“Because of you,” William mumbled.

I shot him a dirty look, “He drove me to it!  And He’ll see that one of us still has some honor in tacked.”

William looked at me, pity in his eyes, I glared back.  “Stephen, this is madness.  You can’t redeem yourself this way.  Not through revenge.  Providence…”

“Providence! Ah!  Don’t bring God into this.  There can be no God if he lets a father turn away his own son!  Enough!  It’s getting late.  We’ll fine Ieuan in the morning.”  I scrambled to my feet and stalked off around a turn in the rock before William could say another word. 

Anger and frustration boiled within me.  No.  William couldn’t understand.  He wasn’t a part of this.  Even Marian didn’t understand, she was woman, how could she understand the shame? 

I turned towards the cliff and pounded my fists on the smooth rock.  Squeezing my eyes shut I fought back angry tears.  Crying?  Was I so weak that my father’s cruel actions could make me cry?

“No!” I whispered.  “No!”  Turning my back to the wall I sank to the ground.  I looked up at the fading blue sky and clenched my hands into fists.  There was no God, at least, not one that cared about me.

*     *     *

The woods were silent.  A stray breeze would now and then rustle the leaves over head, whispering through the branches, but Sherwood was still.  It was as if the forest itself was waiting for something, but what it could be waiting for it kept secret, content to watch with tensed silence.

I adjusted the arrows in my belt. I had only managed to finish three, but they would suffice.  Their black, raven feathers gleamed as they caught the light of a stray sunbeam.  I gripped my long bow stave, I wasn’t sure if I would need the weapon, but I wasn’t about to go unprepared.  Glancing over my shoulder, back towards Ludchurch, I sighed.  William had decided to stay behind.  We hadn’t spoken more than two words to each other since the night before.  I wondered if he would return to Scarborough, if he was angry with me.  Secretly I hoped he would stay.  Though we had our differences he was the only person I could truly call my friend.  Shrugging away the thought I trudged on.  I needed to get to Ieuan’s before the day grew late.  The town of Derby was a good walk from here, but, if I took the shortcuts, and didn’t stop, I could be there an hour before noon.  Yes, then be back in the forest before sunset.  I quickened my pace, intent on reaching Derby as soon as possible.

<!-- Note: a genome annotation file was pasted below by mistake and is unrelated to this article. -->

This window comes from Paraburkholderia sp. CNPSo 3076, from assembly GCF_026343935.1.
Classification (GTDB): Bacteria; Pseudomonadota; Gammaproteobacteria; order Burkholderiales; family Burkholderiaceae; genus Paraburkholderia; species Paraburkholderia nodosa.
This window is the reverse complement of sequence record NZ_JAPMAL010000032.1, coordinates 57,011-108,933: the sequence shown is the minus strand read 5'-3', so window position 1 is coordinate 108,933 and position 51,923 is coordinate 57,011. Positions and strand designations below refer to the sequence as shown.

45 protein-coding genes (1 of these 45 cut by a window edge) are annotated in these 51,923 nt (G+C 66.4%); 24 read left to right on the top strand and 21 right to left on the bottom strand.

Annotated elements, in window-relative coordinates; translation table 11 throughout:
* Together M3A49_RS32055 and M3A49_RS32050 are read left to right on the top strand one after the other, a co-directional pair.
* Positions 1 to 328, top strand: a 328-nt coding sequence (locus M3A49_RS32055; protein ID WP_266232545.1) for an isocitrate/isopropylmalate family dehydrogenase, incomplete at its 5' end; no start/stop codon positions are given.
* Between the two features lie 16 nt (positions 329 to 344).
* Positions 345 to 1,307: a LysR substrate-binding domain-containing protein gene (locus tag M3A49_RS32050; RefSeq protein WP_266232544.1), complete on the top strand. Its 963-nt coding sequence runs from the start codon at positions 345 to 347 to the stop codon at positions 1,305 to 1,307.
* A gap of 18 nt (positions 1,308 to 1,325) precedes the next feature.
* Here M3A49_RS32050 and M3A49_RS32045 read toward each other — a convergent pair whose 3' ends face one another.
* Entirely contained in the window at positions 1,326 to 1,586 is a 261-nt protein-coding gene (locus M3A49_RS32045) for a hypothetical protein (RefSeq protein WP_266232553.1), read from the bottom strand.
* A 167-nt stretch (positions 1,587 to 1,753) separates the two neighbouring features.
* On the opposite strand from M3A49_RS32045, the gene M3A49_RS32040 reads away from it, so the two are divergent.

*     *     *

I peered out at the town through a gap in the trees, waiting for the right moment to slip into the street unnoticed.  The town of Derby sat right by the River Derwent, making it the ideal place for trade. I hoped Ieuan’s shop was still in the same place it had been six years ago.  An ox drawn cart rumbled by and taking advantage of the moment, I slipped from my hiding place.  I followed beside the cart a few yards before turning down an adjacent street, where I stop to take note of my location.  I looked about me, the carpenter’s shop was closer to the river, or should be.  Deciding on a direction, I wound my way through the many streets of Derby, heading for the river. 

I wondered up and down the river bank, glancing at each trade sign as I passed shop door after shop door, just when I thought I’d never find it I caught sight of the axe and hammer sign dangling by a rusty chain outside an old looking workshop.